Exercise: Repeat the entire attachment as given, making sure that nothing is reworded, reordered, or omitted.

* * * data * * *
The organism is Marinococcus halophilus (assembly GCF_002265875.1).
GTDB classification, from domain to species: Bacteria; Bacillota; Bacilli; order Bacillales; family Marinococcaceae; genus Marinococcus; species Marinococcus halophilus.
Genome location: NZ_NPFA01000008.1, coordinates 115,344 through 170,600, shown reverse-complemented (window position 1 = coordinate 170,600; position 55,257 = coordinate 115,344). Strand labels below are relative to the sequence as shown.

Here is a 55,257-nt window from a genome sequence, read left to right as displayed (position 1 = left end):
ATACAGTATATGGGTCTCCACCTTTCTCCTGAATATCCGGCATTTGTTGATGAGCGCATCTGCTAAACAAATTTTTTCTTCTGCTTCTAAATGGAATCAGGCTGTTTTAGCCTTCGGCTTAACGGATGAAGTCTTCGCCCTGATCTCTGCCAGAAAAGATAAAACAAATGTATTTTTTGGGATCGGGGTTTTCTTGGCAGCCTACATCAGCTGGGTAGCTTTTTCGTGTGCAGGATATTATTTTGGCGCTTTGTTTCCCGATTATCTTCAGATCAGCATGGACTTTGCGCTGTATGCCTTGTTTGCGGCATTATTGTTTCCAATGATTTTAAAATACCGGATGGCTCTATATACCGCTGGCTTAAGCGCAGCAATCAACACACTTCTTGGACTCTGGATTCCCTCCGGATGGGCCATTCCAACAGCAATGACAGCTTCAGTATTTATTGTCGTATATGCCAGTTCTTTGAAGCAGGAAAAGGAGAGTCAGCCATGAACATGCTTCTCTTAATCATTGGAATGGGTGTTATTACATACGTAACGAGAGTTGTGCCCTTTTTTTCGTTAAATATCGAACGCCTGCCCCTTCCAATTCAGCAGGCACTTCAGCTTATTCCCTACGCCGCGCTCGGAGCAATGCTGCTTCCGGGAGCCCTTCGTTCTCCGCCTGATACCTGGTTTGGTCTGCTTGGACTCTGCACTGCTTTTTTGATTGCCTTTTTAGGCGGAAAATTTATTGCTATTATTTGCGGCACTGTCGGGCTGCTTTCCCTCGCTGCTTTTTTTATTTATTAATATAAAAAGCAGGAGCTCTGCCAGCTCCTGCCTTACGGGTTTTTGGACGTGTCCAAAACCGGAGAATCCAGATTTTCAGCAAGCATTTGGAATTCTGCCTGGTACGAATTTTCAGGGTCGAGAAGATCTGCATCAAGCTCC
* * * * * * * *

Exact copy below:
The organism is Marinococcus halophilus (assembly GCF_002265875.1).
GTDB classification, from domain to species: Bacteria; Bacillota; Bacilli; order Bacillales; family Marinococcaceae; genus Marinococcus; species Marinococcus halophilus.
Genome location: NZ_NPFA01000008.1, coordinates 115,344 through 170,600, shown reverse-complemented (window position 1 = coordinate 170,600; position 55,257 = coordinate 115,344). Strand labels below are relative to the sequence as shown.

Here is a 55,257-nt window from a genome sequence, read left to right as displayed (position 1 = left end):
ATACAGTATATGGGTCTCCACCTTTCTCCTGAATATCCGGCATTTGTTGATGAGCGCATCTGCTAAACAAATTTTTTCTTCTGCTTCTAAATGGAATCAGGCTGTTTTAGCCTTCGGCTTAACGGATGAAGTCTTCGCCCTGATCTCTGCCAGAAAAGATAAAACAAATGTATTTTTTGGGATCGGGGTTTTCTTGGCAGCCTACATCAGCTGGGTAGCTTTTTCGTGTGCAGGATATTATTTTGGCGCTTTGTTTCCCGATTATCTTCAGATCAGCATGGACTTTGCGCTGTATGCCTTGTTTGCGGCATTATTGTTTCCAATGATTTTAAAATACCGGATGGCTCTATATACCGCTGGCTTAAGCGCAGCAATCAACACACTTCTTGGACTCTGGATTCCCTCCGGATGGGCCATTCCAACAGCAATGACAGCTTCAGTATTTATTGTCGTATATGCCAGTTCTTTGAAGCAGGAAAAGGAGAGTCAGCCATGAACATGCTTCTCTTAATCATTGGAATGGGTGTTATTACATACGTAACGAGAGTTGTGCCCTTTTTTTCGTTAAATATCGAACGCCTGCCCCTTCCAATTCAGCAGGCACTTCAGCTTATTCCCTACGCCGCGCTCGGAGCAATGCTGCTTCCGGGAGCCCTTCGTTCTCCGCCTGATACCTGGTTTGGTCTGCTTGGACTCTGCACTGCTTTTTTGATTGCCTTTTTAGGCGGAAAATTTATTGCTATTATTTGCGGCACTGTCGGGCTGCTTTCCCTCGCTGCTTTTTTTATTTATTAATATAAAAAGCAGGAGCTCTGCCAGCTCCTGCCTTACGGGTTTTTGGACGTGTCCAAAACCGGAGAATCCAGATTTTCAGCAAGCATTTGGAATTCTGCCTGGTACGAATTTTCAGGGTCGAGAAGATCTGCATCAAGCTCC